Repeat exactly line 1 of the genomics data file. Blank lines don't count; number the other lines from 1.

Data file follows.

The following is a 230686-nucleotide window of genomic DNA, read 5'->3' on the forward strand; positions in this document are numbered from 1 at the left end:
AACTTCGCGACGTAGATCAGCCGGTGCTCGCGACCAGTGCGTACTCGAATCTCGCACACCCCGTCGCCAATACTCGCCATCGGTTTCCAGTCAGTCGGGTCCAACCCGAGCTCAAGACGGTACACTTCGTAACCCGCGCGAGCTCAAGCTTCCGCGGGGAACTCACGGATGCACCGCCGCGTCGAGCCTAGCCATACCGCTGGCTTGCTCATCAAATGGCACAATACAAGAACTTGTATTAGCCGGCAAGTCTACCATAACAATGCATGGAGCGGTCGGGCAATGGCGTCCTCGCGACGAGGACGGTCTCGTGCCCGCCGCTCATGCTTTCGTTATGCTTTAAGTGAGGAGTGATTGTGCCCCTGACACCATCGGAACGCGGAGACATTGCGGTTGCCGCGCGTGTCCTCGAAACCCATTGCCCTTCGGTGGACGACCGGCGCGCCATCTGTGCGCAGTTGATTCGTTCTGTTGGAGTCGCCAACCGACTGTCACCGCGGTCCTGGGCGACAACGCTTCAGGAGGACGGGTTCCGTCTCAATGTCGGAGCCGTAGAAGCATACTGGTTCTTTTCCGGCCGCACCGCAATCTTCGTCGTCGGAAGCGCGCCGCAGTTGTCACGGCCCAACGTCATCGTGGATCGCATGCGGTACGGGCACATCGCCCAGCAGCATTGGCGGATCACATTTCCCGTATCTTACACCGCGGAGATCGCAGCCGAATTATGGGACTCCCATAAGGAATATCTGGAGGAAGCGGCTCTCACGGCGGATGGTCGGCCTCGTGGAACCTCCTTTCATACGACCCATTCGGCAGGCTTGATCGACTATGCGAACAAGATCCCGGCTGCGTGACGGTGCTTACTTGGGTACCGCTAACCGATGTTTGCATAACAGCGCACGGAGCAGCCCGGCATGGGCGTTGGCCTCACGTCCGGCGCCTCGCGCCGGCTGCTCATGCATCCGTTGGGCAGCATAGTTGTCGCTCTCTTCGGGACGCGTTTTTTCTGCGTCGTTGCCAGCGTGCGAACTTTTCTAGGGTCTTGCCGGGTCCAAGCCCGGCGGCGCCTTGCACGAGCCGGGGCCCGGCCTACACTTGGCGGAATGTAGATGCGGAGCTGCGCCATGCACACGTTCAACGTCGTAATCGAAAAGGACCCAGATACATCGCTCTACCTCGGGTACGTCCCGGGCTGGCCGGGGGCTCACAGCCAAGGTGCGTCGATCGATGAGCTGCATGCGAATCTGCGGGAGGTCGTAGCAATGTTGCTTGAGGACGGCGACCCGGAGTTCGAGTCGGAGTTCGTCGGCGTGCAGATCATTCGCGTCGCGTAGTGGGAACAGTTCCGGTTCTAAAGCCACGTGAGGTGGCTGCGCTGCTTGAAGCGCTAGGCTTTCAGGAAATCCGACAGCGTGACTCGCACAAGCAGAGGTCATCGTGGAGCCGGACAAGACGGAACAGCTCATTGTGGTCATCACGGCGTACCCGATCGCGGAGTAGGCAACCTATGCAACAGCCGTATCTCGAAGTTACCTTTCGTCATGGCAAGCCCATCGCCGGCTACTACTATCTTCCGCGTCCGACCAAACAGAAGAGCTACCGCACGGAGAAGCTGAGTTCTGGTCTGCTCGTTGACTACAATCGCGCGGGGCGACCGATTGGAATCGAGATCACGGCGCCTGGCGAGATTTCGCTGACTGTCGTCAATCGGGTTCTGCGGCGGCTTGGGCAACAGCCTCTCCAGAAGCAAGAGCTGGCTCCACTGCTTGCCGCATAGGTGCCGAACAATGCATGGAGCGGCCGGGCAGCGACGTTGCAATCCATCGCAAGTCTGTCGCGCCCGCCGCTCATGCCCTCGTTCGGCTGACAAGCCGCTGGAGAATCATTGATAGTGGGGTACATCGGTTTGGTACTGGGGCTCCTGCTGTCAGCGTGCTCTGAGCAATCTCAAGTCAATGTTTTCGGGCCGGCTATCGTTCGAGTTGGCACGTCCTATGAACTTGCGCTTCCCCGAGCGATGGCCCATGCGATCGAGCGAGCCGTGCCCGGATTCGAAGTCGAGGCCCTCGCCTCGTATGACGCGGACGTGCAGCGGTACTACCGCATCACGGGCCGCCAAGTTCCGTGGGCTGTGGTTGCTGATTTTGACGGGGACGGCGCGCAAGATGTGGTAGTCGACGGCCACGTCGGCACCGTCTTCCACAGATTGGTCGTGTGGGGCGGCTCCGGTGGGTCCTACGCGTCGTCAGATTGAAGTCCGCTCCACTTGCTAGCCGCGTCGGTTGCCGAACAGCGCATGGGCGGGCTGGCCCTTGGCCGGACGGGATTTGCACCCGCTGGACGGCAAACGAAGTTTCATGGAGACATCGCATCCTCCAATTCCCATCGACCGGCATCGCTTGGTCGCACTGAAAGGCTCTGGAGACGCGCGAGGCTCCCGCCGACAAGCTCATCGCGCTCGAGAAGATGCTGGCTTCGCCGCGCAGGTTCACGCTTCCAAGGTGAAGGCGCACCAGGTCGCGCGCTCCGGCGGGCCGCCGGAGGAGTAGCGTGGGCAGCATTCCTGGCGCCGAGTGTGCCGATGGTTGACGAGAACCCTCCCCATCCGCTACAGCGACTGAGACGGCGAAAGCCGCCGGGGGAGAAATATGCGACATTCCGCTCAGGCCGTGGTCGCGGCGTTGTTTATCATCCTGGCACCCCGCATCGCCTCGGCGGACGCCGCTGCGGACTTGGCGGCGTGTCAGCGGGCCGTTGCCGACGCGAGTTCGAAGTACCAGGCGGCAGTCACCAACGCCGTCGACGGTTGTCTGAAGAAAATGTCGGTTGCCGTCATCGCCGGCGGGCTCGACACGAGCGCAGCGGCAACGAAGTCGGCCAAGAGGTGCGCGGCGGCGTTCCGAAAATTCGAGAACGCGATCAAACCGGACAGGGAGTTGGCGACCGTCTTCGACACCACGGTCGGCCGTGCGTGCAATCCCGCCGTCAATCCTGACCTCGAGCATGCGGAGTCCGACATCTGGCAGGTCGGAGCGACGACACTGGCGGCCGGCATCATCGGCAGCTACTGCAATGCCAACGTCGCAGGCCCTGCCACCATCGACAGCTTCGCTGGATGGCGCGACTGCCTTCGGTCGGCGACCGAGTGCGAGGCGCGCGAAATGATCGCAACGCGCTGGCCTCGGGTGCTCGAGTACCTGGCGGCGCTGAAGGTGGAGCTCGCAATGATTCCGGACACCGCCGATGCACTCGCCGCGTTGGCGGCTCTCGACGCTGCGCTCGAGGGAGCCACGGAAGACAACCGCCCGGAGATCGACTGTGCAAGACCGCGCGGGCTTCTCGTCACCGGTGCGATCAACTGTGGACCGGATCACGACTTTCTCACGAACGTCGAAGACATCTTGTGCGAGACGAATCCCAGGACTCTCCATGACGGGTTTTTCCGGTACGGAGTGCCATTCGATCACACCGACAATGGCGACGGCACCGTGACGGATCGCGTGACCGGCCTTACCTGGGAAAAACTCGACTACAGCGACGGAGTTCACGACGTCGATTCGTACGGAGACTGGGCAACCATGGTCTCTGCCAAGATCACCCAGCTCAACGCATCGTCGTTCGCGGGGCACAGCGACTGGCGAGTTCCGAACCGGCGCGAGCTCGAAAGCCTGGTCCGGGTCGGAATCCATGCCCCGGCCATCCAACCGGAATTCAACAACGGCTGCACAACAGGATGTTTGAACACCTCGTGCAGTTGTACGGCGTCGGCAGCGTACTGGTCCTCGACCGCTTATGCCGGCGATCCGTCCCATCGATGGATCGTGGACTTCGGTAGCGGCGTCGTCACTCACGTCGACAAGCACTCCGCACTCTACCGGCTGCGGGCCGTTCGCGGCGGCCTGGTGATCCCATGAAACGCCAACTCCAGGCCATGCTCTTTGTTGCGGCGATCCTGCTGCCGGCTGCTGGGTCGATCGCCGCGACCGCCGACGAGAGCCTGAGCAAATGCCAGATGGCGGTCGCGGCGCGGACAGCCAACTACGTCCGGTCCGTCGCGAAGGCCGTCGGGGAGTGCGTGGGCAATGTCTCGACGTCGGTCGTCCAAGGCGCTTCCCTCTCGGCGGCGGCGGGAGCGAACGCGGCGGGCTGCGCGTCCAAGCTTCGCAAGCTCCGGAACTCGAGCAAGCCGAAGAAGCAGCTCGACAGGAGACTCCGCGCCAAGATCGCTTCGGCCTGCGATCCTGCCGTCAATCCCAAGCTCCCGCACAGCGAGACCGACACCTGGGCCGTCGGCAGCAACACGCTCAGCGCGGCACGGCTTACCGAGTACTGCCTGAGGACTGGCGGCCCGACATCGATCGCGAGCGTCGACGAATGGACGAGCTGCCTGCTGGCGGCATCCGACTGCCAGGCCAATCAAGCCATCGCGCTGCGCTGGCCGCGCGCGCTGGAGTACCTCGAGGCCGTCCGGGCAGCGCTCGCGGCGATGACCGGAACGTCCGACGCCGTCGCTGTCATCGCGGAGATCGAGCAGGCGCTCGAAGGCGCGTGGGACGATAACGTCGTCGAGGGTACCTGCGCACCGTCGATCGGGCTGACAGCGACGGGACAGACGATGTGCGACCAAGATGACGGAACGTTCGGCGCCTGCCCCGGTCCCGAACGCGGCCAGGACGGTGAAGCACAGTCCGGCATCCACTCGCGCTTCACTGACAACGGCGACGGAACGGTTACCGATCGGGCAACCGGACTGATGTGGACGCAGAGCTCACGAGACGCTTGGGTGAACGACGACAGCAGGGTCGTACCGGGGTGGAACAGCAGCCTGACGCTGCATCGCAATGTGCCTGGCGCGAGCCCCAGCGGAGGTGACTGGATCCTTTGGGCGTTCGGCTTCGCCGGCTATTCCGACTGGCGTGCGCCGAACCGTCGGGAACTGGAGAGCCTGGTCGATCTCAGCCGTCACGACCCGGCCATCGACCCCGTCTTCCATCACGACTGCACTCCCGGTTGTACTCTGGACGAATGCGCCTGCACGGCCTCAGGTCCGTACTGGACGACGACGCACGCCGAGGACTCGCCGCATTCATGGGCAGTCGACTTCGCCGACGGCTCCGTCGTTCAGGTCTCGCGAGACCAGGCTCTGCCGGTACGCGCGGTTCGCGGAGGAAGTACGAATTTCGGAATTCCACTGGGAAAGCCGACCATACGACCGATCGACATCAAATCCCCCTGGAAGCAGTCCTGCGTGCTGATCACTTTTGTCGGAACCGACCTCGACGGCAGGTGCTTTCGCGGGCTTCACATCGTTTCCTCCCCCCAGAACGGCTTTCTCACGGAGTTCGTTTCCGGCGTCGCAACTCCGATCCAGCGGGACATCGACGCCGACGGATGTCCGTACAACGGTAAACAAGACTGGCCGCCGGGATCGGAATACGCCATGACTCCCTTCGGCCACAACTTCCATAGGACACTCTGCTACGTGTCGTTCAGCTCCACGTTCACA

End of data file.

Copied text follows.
The following is a 230686-nucleotide window of genomic DNA, read 5'->3' on the forward strand; positions in this document are numbered from 1 at the left end: